Friday, May 23, 2014


Cooperative games are games in which the players work together rather than playing against each other. Cooperative game modes are often abbreviated to co-op, since gamers are by and large a lazy folk.

Massively Multiplayer Online Role-Playing Games (MMORPGs) have been around for a while now. Depending on how you count it, since either the 80s or 90s. Some of the most popular ones over the years have been Ultima Online, Everquest, and of course World of Warcraft. In these games, a player joins the same game as thousands, or even millions of other players in order to adventure in the same fictional world. Many games have multiplayer features, but MMO (Massively Multiplayer Online) games take multiplayer to another level with an immense, persistent world. This article isn't really about the origin or history of MMO games, but knowing a bit about the genre will make it a much better read. With that in mind...

Welcome to CO-OP MMORPGAMING, a chronicle my delve into playing an MMO with my girlfriend. It's the first experience I have had with playing an MMO as a local co-op game, sitting next to the other player. We will be attempting to play more or less the whole game as a two-person party, which is entirely new to me. Hopefully it will prove useful to gamers on a time crunch who are looking to start an MMO with their significant other or close friend.

About five years ago I had lots of time for gaming. I was single, working part time, and was a student with few enough time constraints that I could game from about 5pm to 3am, several days a week. And I did. I devoured games, completing most shooters and adventure games over the course of a weekend. RPGs held my attention a bit longer, and I could spend weeks or months on them before exhausting them of new content.

Around this time I tried my hand at MMORPGs for the first time. I played The Old Republic (a fun Star Wars MMO) for about 6 months, because I loved the KOTOR series. For the record, KOTOR I and II are still the best Star Wars games out there. I played EVE Online (spaceships and spreadsheets) for about a year and loved it, but ultimately tired of my trading and space exploration. I played Guild Wars (a fantasy MMO with a focus on player-vs-player team fights) for a few months before I lost interest, played TERA (a fantasy MMO that includes a race of Ewok-ish creatures) for a bit, and played AION (a fantasy MMO where you can fly with awesome angel wings) as well. Ultimately I decided that MMOs weren't really my thing. The gameplay structure was based on playing with friends, but my friends never stuck with any one game longer than a few months.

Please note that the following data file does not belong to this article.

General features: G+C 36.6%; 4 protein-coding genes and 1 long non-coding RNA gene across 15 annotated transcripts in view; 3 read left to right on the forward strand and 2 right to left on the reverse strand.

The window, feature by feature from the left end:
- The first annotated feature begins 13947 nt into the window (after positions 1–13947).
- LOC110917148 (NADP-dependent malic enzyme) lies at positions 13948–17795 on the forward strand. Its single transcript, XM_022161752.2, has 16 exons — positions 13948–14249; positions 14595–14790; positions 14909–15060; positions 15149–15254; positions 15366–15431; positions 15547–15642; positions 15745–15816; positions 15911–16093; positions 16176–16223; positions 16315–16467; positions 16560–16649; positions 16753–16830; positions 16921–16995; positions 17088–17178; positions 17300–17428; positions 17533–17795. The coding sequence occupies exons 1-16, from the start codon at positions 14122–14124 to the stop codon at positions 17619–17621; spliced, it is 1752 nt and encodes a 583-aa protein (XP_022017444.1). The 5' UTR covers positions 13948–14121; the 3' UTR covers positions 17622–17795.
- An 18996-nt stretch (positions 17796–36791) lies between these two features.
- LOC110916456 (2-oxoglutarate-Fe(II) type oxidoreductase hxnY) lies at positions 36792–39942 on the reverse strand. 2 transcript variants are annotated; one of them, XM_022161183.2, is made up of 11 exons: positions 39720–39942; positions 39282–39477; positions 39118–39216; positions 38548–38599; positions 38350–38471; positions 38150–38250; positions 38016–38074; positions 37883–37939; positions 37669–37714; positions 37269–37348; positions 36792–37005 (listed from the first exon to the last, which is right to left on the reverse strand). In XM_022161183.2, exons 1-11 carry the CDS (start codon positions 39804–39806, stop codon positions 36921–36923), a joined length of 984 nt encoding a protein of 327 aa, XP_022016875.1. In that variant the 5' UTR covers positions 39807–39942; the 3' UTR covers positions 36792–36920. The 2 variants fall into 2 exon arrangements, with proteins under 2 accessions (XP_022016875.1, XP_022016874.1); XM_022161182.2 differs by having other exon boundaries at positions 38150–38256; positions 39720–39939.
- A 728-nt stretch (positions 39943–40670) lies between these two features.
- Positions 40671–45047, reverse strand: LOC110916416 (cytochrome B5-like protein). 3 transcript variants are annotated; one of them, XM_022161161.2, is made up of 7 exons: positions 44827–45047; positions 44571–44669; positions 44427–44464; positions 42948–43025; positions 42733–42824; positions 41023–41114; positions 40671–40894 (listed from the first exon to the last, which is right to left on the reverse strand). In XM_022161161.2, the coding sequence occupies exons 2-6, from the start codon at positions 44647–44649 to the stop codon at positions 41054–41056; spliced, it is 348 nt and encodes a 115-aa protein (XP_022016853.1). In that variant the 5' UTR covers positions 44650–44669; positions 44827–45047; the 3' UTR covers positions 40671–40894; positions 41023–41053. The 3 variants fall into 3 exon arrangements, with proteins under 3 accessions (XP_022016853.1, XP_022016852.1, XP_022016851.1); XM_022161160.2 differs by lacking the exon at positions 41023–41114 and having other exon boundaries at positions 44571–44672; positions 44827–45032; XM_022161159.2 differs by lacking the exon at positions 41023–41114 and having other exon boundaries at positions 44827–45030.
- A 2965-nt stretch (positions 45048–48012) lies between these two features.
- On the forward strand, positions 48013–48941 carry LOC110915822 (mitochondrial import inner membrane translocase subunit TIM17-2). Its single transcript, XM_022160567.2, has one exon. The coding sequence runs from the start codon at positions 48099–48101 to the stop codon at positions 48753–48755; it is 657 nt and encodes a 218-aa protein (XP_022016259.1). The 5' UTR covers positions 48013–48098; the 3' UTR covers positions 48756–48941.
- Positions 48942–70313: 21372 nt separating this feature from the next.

Fast forward to now. I work full time and am living with a wonderful young woman who would like to play games with me. We have gone through a number of cooperative console games, and I decide it is time again to try out an MMO. This interest, in part, was sparked by the excellent anime Sword Art Online. We both work and have too many hobbies (gaming, cosplay, music, art, dancing, writing) so we only have an hour or so a day to play games.

Here's the catch... her computer isn't that brilliant, and most newer games require some pretty impressive hardware to run. The second catch... we don't want to pay money to play the game. 

A lot of free-to-play MMO games are either very limiting to free players or require you to pay money for cool stuff. They let you play for free up to level 10, or to play a few classes for free and pay money for the others. Some let you do certain quests for free, or require that you pay money for decent gear. Some games are free to play, but don't offer any real challenge or excitement and are arguably not even games at all. Social games like Farmville fall into this category. We wanted a real game that we could get a lot of content out of for free.

I did a bit of research and determined that our options for a fun, free-to-play MMO with friendly graphics requirements were a bit limited. Dungeons and Dragons Online looked good, but was very locked into D&D rules. I love D&D, but wanted to try something different for an MMO. Another option was TERA. TERA boasts some pretty graphics and the option of playing as a Popori, which are cute little animal-creatures that look kinda like Ewoks. Finally we had Aion, which is a bit older but allows players to fly around on awesome wings.

I chose Aion because I figured my girlfriend would like the idea of flying in an MMO. Aion is also the middle-ground in terms of graphics among the three games, and seemed a good starting point to judge system performance. We installed Aion on both machines and fired it up, then waited about 7 hours to download the numerous patches the game has had (it's up to version 4.5 now) since it launched...


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